SEATTLE — The family of missing Utah mom Susan Cox Powell is asking a federal judge to move forward with a lawsuit against Washington’s child welfare agency over the deaths of her children.
In a motion filed in federal court on Friday, Anne Bremner, the attorney for Susan’s parents Judy and Chuck Cox, asked the judge to move the case to state court for litigation.
“As the federal claims in this action (along with the defendants that removed the action to this forum) are dismissed, plaintiffs respectfully ask this Court to decline to exercise supplemental jurisdiction over plaintiffs’ state law claims and remand the action to the Pierce County Superior Court,” she wrote.
The lawsuit was filed in 2013 after the deaths of Charlie and Braden Powell, who were murdered by their father, Josh Powell, in 2012. The boys were dropped off by a child welfare services caseworker for visitation when police said Powell slammed the door in the caseworker’s face, then took a hatchet to the children and blew up the house, killing himself.
Powell was also considered the prime suspect in his wife’s disappearance in 2009. Susan Cox Powell has never been found.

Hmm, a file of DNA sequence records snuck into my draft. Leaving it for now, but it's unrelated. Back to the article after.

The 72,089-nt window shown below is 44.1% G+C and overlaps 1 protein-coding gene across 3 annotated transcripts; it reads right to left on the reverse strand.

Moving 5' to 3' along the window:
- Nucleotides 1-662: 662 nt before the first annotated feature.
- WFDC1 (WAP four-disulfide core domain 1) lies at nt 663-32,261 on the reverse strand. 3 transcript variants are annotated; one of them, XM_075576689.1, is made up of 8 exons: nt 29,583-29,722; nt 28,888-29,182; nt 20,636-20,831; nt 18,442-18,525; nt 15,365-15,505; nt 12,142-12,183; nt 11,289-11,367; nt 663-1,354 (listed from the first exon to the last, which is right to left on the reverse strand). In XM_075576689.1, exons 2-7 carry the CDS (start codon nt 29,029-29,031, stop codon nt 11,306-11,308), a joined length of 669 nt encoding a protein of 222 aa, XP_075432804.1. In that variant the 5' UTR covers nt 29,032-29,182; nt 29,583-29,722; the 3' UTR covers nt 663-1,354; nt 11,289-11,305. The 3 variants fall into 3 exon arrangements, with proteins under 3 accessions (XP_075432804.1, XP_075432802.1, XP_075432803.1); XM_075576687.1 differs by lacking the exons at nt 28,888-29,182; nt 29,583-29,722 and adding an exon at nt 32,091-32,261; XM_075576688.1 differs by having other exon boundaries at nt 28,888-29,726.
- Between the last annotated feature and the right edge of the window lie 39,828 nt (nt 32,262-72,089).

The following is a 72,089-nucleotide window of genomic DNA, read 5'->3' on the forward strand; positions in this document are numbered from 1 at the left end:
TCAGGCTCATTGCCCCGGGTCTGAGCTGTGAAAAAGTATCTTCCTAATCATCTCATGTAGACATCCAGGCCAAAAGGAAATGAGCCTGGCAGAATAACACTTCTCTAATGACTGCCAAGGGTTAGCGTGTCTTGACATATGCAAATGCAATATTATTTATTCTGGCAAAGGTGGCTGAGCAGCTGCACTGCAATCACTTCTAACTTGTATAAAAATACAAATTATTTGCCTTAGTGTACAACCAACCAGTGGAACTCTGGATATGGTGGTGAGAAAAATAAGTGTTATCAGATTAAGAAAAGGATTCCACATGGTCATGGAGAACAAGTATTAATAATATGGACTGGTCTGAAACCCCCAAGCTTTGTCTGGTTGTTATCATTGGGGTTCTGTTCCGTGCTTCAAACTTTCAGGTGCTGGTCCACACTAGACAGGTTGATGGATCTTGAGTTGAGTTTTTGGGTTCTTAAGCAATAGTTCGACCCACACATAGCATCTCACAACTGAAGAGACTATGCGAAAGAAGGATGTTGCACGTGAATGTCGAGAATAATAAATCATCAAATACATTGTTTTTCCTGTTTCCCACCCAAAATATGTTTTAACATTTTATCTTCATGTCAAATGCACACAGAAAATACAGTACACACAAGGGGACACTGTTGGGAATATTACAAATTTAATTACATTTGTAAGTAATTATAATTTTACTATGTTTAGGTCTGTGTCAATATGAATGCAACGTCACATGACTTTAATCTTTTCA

Charlie and Braden were in state protective custody while police investigated voyeurism accusations about Josh’s father, Steven Powell. (He ultimately was convicted, served prison time and died in July.)
The Cox family sued Washington’s Department of Social and Health Services over the boys’ deaths, alleging the state did not take adequate measures to protect the boys. The case was originally filed in state court, then moved to federal court where a judge dismissed it.
Earlier this year, the 9th Circuit Court of Appeals ruled in favor of the Cox family, but dismissed federal claims and individual defendants from the lawsuit, leaving only the agency on the hook for any potential liability.
On Friday, Bremner argued that state court is the best place to hear the lawsuit.
“Because the federal claims have been dismissed, along with the defendants that removed the case to this forum, the cause of action on which the court’s jurisdiction rested is now gone,” she wrote.